As a futurist with an impressive track record of prescient predictions under my belt for the last 35 years, I am sad to report to you that I was wrong. Yes, wrong. It didn't take five years but rather three years for e-paper to be available to the general public. And the technology is growing at an exponential rate. Look around you and read the writing on your Kindle, which is currently sold out and backlogged. E-paper is here and it is not going to go away. The report from mediaIdeas and my own research is correct. Publishers must be ... planning for this event as it is critical to the future profitability, and even the existence, of such publishing companies.

This is not and should not be a fearful transition. Everything stays the same except the actual reading platform. The paginated (metered), well designed, and edited magazine experience is the same. The same writers, editors, artists, and mostly the same publishing staff will be required to "manufacture" magazines of the future. I would also add that it is not an either/or scenario. There will no doubt be both a printed version of magazines and an e-paper version available to the general public. The question will come down to one of cost and reader preference.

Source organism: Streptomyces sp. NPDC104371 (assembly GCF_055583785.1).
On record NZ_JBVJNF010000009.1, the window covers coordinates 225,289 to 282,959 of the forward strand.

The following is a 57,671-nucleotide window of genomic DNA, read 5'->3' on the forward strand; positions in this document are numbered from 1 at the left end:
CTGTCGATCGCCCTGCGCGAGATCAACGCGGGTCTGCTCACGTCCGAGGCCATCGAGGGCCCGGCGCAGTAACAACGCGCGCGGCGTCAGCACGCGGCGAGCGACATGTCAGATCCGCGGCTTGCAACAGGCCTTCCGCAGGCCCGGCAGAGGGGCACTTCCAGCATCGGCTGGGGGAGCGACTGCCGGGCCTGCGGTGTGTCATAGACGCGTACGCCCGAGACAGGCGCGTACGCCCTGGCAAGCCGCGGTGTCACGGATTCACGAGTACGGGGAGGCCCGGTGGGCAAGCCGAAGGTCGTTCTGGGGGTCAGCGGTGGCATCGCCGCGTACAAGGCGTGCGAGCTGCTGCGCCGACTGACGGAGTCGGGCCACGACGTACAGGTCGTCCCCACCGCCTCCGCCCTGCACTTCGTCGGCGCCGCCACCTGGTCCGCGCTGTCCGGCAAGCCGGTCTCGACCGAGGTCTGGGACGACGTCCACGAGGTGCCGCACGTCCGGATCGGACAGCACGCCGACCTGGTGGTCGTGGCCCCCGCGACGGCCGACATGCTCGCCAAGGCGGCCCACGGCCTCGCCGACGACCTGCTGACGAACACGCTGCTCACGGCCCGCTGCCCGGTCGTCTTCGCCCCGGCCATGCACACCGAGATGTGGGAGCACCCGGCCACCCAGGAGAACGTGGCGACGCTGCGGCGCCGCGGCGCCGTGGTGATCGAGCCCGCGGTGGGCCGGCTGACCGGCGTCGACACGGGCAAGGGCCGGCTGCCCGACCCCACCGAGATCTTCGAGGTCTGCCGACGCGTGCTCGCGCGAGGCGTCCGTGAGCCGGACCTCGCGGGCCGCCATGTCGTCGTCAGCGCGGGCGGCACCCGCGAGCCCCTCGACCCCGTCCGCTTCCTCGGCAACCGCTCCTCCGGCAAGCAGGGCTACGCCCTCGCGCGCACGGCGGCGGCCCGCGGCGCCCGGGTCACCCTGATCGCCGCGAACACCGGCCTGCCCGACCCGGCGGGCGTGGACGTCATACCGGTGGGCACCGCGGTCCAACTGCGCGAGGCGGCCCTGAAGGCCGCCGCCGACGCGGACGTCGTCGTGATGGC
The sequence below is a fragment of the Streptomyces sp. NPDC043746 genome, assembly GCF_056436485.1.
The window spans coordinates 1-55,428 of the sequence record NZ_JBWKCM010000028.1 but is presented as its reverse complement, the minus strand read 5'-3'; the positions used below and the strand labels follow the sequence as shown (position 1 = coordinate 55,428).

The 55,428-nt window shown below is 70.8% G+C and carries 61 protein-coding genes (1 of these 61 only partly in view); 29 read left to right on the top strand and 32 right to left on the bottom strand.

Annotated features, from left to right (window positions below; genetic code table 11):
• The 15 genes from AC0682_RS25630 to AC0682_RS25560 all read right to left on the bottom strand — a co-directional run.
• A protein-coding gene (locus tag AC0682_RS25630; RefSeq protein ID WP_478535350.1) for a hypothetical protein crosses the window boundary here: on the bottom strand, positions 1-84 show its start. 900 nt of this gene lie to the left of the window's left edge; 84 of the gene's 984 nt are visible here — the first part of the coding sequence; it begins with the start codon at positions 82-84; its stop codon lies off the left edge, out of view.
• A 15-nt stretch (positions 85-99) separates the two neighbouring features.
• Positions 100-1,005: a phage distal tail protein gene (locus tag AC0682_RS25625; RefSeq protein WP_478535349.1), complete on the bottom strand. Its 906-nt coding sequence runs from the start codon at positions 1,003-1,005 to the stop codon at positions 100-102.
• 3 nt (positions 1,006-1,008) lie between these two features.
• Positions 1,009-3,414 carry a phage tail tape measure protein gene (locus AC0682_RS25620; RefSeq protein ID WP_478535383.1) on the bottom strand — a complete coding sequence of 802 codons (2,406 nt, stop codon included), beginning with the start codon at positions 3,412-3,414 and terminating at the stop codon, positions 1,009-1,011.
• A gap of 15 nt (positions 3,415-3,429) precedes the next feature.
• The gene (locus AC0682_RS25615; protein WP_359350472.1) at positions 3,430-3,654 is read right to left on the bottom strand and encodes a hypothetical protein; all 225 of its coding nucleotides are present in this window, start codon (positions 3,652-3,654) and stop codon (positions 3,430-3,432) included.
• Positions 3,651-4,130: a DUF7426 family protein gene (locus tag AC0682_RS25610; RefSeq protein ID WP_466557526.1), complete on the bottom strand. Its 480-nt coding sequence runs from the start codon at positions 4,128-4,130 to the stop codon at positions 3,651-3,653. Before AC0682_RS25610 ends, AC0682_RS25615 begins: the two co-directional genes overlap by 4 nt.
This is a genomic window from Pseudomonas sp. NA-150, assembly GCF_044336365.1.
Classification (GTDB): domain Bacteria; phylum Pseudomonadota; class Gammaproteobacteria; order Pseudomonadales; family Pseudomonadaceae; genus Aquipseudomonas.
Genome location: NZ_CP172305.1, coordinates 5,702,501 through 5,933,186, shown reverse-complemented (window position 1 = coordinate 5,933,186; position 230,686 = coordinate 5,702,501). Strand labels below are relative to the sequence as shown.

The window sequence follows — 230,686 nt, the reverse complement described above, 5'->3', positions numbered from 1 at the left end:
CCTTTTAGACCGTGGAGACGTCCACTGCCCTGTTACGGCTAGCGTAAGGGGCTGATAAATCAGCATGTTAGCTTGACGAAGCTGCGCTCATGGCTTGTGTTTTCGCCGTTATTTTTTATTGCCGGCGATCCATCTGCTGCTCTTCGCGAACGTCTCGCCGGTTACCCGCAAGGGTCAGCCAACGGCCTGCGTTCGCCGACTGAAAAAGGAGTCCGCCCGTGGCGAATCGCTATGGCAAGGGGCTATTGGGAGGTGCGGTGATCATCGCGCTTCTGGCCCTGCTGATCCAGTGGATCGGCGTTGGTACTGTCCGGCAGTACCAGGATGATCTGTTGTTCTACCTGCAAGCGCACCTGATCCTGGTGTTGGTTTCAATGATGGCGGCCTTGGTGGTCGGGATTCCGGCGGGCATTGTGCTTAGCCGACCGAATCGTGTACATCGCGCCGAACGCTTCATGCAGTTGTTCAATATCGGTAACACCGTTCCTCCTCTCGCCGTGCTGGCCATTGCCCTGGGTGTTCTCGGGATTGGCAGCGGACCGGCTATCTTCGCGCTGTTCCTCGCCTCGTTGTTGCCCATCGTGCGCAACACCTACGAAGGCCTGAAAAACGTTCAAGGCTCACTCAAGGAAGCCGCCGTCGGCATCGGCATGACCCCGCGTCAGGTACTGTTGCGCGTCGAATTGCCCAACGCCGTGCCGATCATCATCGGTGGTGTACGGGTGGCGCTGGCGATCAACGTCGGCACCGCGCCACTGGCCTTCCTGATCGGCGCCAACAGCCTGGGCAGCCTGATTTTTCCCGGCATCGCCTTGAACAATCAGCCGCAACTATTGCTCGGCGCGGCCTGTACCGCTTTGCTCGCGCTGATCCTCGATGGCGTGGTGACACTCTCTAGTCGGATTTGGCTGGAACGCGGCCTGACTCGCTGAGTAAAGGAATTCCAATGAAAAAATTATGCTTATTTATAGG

I recently completed a review of the Amazon Kindle. As an experienced e-paper reader, the future is clear and the current arguments about the future of e-paper are as relevant as the old discussion of whether or not film-based printing will ever be replaced by CTP (Computer-to-Plate). I'm sure we all agree that was indeed a very juvenile argument. As much as this sounds like bravado, I was right then and I'm right now. I will go further to say that someday, perhaps less than 10 years from now, the e-reading experience will be more preferred by the majority of the reading public than the inefficient, costly, environmentally unfriendly, and extremely dated current magazine methodology. Are we there yet? NO! But you can bet your bottom dollar that we will get there. And if you don't believe and prepare for it, it will be your bottom dollar.

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Bob Sacks

No Reason to Panic About Quebecor

Bob Sacks Design and Production - 01/21/2008-14:36 PM

As upsetting as this news may at first appear, it is not a reason to panic. The presses are running, the paper is rolling and ink is being placed within tolerances of 1/1000th of an inch, as per usual with a rhythm and a predictable schedule.